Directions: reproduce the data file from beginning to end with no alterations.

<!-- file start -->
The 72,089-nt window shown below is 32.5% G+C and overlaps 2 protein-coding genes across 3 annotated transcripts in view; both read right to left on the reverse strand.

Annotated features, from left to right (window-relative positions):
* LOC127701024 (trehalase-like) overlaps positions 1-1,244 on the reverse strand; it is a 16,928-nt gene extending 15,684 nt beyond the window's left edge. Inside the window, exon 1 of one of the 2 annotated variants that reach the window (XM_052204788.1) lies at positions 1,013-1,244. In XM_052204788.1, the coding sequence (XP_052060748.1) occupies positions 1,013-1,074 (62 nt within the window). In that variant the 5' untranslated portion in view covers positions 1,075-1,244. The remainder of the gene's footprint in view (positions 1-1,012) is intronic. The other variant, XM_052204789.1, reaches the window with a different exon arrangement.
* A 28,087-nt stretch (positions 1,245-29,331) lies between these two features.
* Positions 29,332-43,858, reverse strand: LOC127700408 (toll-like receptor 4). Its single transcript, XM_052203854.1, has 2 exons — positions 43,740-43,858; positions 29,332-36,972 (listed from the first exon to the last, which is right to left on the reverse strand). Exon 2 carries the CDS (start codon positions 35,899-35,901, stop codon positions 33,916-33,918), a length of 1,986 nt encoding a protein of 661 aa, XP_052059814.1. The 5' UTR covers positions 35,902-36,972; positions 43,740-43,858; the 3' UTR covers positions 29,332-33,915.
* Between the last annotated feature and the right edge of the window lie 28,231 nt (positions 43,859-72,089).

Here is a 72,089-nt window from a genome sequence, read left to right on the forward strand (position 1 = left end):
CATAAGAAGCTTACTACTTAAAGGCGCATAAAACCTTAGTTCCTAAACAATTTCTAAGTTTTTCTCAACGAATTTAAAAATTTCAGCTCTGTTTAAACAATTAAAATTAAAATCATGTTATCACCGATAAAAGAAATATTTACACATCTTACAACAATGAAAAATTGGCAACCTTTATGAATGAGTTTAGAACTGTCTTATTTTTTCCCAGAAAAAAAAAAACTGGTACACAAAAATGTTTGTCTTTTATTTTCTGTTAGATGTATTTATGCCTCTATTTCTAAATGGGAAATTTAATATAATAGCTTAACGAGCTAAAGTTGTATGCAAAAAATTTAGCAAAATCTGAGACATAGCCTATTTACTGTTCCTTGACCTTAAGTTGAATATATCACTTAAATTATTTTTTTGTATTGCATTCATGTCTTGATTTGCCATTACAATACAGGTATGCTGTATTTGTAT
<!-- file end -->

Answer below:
The 72,089-nt window shown below is 32.5% G+C and overlaps 2 protein-coding genes across 3 annotated transcripts in view; both read right to left on the reverse strand.

Annotated features, from left to right (window-relative positions):
* LOC127701024 (trehalase-like) overlaps positions 1-1,244 on the reverse strand; it is a 16,928-nt gene extending 15,684 nt beyond the window's left edge. Inside the window, exon 1 of one of the 2 annotated variants that reach the window (XM_052204788.1) lies at positions 1,013-1,244. In XM_052204788.1, the coding sequence (XP_052060748.1) occupies positions 1,013-1,074 (62 nt within the window). In that variant the 5' untranslated portion in view covers positions 1,075-1,244. The remainder of the gene's footprint in view (positions 1-1,012) is intronic. The other variant, XM_052204789.1, reaches the window with a different exon arrangement.
* A 28,087-nt stretch (positions 1,245-29,331) lies between these two features.
* Positions 29,332-43,858, reverse strand: LOC127700408 (toll-like receptor 4). Its single transcript, XM_052203854.1, has 2 exons — positions 43,740-43,858; positions 29,332-36,972 (listed from the first exon to the last, which is right to left on the reverse strand). Exon 2 carries the CDS (start codon positions 35,899-35,901, stop codon positions 33,916-33,918), a length of 1,986 nt encoding a protein of 661 aa, XP_052059814.1. The 5' UTR covers positions 35,902-36,972; positions 43,740-43,858; the 3' UTR covers positions 29,332-33,915.
* Between the last annotated feature and the right edge of the window lie 28,231 nt (positions 43,859-72,089).

Here is a 72,089-nt window from a genome sequence, read left to right on the forward strand (position 1 = left end):
CATAAGAAGCTTACTACTTAAAGGCGCATAAAACCTTAGTTCCTAAACAATTTCTAAGTTTTTCTCAACGAATTTAAAAATTTCAGCTCTGTTTAAACAATTAAAATTAAAATCATGTTATCACCGATAAAAGAAATATTTACACATCTTACAACAATGAAAAATTGGCAACCTTTATGAATGAGTTTAGAACTGTCTTATTTTTTCCCAGAAAAAAAAAAACTGGTACACAAAAATGTTTGTCTTTTATTTTCTGTTAGATGTATTTATGCCTCTATTTCTAAATGGGAAATTTAATATAATAGCTTAACGAGCTAAAGTTGTATGCAAAAAATTTAGCAAAATCTGAGACATAGCCTATTTACTGTTCCTTGACCTTAAGTTGAATATATCACTTAAATTATTTTTTTGTATTGCATTCATGTCTTGATTTGCCATTACAATACAGGTATGCTGTATTTGTAT